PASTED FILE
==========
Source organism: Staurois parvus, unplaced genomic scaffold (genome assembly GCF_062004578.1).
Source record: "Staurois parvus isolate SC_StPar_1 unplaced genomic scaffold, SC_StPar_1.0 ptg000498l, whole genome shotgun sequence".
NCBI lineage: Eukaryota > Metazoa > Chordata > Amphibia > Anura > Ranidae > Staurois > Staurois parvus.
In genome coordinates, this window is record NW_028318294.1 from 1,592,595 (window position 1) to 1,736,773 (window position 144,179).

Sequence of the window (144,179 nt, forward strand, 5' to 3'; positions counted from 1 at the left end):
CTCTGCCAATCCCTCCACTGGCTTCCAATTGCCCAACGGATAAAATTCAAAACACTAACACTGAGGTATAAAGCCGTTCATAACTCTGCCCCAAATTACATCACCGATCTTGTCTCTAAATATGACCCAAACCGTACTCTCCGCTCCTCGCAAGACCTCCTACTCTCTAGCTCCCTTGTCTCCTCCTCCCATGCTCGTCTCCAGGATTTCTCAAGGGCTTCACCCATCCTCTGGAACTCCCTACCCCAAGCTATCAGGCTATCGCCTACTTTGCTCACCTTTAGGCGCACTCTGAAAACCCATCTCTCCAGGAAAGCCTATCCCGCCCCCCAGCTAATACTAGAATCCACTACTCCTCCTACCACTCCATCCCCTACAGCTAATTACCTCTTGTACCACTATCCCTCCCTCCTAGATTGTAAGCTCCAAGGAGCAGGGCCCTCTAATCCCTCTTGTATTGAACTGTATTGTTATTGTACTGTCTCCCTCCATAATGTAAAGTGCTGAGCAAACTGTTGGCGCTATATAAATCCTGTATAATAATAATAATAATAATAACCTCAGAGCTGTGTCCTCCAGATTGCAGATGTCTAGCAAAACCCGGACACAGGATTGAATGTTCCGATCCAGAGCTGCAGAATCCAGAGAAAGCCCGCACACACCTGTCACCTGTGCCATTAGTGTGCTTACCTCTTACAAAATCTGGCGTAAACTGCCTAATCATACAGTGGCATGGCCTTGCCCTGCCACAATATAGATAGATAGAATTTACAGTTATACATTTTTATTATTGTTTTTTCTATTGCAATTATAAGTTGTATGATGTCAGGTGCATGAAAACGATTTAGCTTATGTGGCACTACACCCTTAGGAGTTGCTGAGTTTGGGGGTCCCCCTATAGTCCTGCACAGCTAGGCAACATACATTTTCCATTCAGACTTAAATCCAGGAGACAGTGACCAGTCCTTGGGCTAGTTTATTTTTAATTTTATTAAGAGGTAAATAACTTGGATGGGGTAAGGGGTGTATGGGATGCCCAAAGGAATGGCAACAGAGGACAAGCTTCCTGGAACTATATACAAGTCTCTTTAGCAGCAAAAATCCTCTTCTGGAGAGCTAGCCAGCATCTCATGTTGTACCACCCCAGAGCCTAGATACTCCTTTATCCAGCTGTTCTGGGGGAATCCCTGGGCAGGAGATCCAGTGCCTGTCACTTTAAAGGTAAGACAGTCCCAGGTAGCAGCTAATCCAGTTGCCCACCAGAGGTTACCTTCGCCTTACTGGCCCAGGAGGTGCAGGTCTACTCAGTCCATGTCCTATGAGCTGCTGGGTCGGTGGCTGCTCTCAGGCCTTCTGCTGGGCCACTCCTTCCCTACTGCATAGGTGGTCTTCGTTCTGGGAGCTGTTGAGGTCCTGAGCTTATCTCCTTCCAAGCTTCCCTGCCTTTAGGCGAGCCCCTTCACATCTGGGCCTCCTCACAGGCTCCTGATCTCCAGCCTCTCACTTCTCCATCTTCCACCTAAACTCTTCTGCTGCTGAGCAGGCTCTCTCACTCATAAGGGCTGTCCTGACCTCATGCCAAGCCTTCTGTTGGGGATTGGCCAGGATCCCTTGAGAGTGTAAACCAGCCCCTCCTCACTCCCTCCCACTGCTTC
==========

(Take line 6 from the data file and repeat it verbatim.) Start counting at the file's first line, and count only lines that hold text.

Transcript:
CTCTGCCAATCCCTCCACTGGCTTCCAATTGCCCAACGGATAAAATTCAAAACACTAACACTGAGGTATAAAGCCGTTCATAACTCTGCCCCAAATTACATCACCGATCTTGTCTCTAAATATGACCCAAACCGTACTCTCCGCTCCTCGCAAGACCTCCTACTCTCTAGCTCCCTTGTCTCCTCCTCCCATGCTCGTCTCCAGGATTTCTCAAGGGCTTCACCCATCCTCTGGAACTCCCTACCCCAAGCTATCAGGCTATCGCCTACTTTGCTCACCTTTAGGCGCACTCTGAAAACCCATCTCTCCAGGAAAGCCTATCCCGCCCCCCAGCTAATACTAGAATCCACTACTCCTCCTACCACTCCATCCCCTACAGCTAATTACCTCTTGTACCACTATCCCTCCCTCCTAGATTGTAAGCTCCAAGGAGCAGGGCCCTCTAATCCCTCTTGTATTGAACTGTATTGTTATTGTACTGTCTCCCTCCATAATGTAAAGTGCTGAGCAAACTGTTGGCGCTATATAAATCCTGTATAATAATAATAATAATAATAACCTCAGAGCTGTGTCCTCCAGATTGCAGATGTCTAGCAAAACCCGGACACAGGATTGAATGTTCCGATCCAGAGCTGCAGAATCCAGAGAAAGCCCGCACACACCTGTCACCTGTGCCATTAGTGTGCTTACCTCTTACAAAATCTGGCGTAAACTGCCTAATCATACAGTGGCATGGCCTTGCCCTGCCACAATATAGATAGATAGAATTTACAGTTATACATTTTTATTATTGTTTTTTCTATTGCAATTATAAGTTGTATGATGTCAGGTGCATGAAAACGATTTAGCTTATGTGGCACTACACCCTTAGGAGTTGCTGAGTTTGGGGGTCCCCCTATAGTCCTGCACAGCTAGGCAACATACATTTTCCATTCAGACTTAAATCCAGGAGACAGTGACCAGTCCTTGGGCTAGTTTATTTTTAATTTTATTAAGAGGTAAATAACTTGGATGGGGTAAGGGGTGTATGGGATGCCCAAAGGAATGGCAACAGAGGACAAGCTTCCTGGAACTATATACAAGTCTCTTTAGCAGCAAAAATCCTCTTCTGGAGAGCTAGCCAGCATCTCATGTTGTACCACCCCAGAGCCTAGATACTCCTTTATCCAGCTGTTCTGGGGGAATCCCTGGGCAGGAGATCCAGTGCCTGTCACTTTAAAGGTAAGACAGTCCCAGGTAGCAGCTAATCCAGTTGCCCACCAGAGGTTACCTTCGCCTTACTGGCCCAGGAGGTGCAGGTCTACTCAGTCCATGTCCTATGAGCTGCTGGGTCGGTGGCTGCTCTCAGGCCTTCTGCTGGGCCACTCCTTCCCTACTGCATAGGTGGTCTTCGTTCTGGGAGCTGTTGAGGTCCTGAGCTTATCTCCTTCCAAGCTTCCCTGCCTTTAGGCGAGCCCCTTCACATCTGGGCCTCCTCACAGGCTCCTGATCTCCAGCCTCTCACTTCTCCATCTTCCACCTAAACTCTTCTGCTGCTGAGCAGGCTCTCTCACTCATAAGGGCTGTCCTGACCTCATGCCAAGCCTTCTGTTGGGGATTGGCCAGGATCCCTTGAGAGTGTAAACCAGCCCCTCCTCACTCCCTCCCACTGCTTC